Now that we’re aiming for more than just surviving and are being realistic about the challenges that lie before us, what should we do? First things first: We need to identify when we’re in “survivor mode.”
In hindsight, there were many instances where I was only surviving. I would say the first step to recognizing such situations is to pick out several activities that you have to do and ask yourself, “Why am I doing these things? Because I have to do them (duh).” Okay, but fill in the rest of that sentence: “I have to do them because….”
Why do you have to do them? Do you have to do them so that you can complete your current to-do list, move on to the next hurdle, jump that one and the next hundred, all so you can get that shiny degree? Or do you have to do it because completing this task accomplishes something that is meaningful to you now, even if that meaning is small? If you are conducting activities solely for the hope of a brighter tomorrow (or 3,650 tomorrows from now), it’s likely that you are only surviving.
Strategy 2: Get a Life
If you’re anything like me, work can absolutely consume all aspects of life. I’ve opted out of social gatherings to stay at work later, traded the gym for studying, and will sometimes feel significant levels of guilt for not working on Sunday. These are indicators that we may be consumed by our work lives more than we realize. They are also indicators that we need to find hobbies, passions, and purposes outside of work.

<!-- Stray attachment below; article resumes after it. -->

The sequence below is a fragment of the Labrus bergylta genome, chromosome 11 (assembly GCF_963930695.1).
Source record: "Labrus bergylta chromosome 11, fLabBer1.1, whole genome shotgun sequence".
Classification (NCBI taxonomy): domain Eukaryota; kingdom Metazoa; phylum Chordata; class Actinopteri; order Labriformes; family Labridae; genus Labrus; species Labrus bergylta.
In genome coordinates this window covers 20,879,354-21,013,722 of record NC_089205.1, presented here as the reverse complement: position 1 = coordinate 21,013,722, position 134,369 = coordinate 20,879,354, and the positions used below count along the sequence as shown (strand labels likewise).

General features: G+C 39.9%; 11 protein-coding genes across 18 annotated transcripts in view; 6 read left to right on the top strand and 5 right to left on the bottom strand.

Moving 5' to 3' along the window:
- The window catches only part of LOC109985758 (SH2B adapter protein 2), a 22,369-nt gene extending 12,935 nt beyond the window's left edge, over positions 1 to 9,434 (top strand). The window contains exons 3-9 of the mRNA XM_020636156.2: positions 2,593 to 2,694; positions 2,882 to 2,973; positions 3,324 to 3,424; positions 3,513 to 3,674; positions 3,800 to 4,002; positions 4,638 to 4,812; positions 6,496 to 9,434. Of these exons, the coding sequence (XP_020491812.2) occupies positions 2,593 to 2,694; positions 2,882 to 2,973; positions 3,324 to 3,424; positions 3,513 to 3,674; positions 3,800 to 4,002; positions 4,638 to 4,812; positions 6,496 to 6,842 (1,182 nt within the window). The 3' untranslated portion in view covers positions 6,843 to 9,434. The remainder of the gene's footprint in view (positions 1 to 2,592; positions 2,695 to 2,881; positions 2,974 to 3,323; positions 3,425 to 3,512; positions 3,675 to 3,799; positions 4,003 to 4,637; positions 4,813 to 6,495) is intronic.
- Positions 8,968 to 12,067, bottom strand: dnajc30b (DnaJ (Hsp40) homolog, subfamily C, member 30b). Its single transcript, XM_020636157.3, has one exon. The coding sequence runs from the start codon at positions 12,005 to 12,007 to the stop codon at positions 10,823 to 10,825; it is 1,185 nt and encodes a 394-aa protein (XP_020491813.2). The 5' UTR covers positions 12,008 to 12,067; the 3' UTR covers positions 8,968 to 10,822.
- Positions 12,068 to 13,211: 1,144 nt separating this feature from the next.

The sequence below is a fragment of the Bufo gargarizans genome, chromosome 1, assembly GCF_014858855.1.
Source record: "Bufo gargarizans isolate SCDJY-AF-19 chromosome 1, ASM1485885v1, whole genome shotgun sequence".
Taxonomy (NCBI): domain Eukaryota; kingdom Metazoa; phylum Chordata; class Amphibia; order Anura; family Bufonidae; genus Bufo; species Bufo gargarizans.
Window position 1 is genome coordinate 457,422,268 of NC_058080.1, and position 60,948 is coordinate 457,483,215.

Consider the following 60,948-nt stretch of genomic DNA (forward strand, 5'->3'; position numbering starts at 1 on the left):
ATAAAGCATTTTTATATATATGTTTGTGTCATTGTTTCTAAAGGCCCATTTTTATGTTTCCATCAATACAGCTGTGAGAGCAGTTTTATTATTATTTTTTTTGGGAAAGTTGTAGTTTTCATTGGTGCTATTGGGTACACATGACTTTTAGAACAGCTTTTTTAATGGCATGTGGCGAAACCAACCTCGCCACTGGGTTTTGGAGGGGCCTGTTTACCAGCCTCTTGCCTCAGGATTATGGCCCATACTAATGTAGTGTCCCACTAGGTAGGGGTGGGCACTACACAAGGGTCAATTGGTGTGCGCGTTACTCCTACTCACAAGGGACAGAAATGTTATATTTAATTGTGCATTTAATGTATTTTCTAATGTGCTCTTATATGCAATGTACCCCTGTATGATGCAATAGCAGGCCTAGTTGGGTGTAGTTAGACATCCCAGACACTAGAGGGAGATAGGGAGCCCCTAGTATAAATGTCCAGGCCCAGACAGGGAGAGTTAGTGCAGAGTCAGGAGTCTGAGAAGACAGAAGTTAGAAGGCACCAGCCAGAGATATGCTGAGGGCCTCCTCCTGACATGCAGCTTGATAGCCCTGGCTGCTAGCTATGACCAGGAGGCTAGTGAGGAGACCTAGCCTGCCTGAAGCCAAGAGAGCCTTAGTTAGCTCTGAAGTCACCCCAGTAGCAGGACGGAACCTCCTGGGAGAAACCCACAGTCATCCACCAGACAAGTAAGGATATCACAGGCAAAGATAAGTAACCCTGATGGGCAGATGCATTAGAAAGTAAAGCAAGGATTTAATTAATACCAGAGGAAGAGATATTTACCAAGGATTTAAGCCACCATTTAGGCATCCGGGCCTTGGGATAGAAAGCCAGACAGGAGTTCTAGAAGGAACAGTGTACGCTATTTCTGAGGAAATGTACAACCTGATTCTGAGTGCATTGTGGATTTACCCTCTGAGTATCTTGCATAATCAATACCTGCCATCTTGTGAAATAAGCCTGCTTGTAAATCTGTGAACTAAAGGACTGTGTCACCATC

Finding such activities is easier said than done. We can get caught in a vicious cycle where we desire to do something besides work, but we feel like we can’t dedicate the time it takes to really get into it. For example, I wanted to play on a church softball league during grad school, but felt I couldn’t commit to even one game a week. I finally forced myself to join up, and now it takes quite a bit to make me miss a game. I know others who engage in community theater, artwork, video games, volunteering, and many other activities that give them an identity outside of the university. These are healthy!
Strategy 3: Seek Contentment
Many times, simply hitting the reset button helps to shift goals from the long- to the short-term. We should take advantage of any flexibility we have to find ways to make our current position rewarding now. Unfortunately, there’s very little that can be said as to how to accomplish this, because it will depend on a number of things. They include our personalities, PI’s expectations of us, career ambitions, life situations, and so on.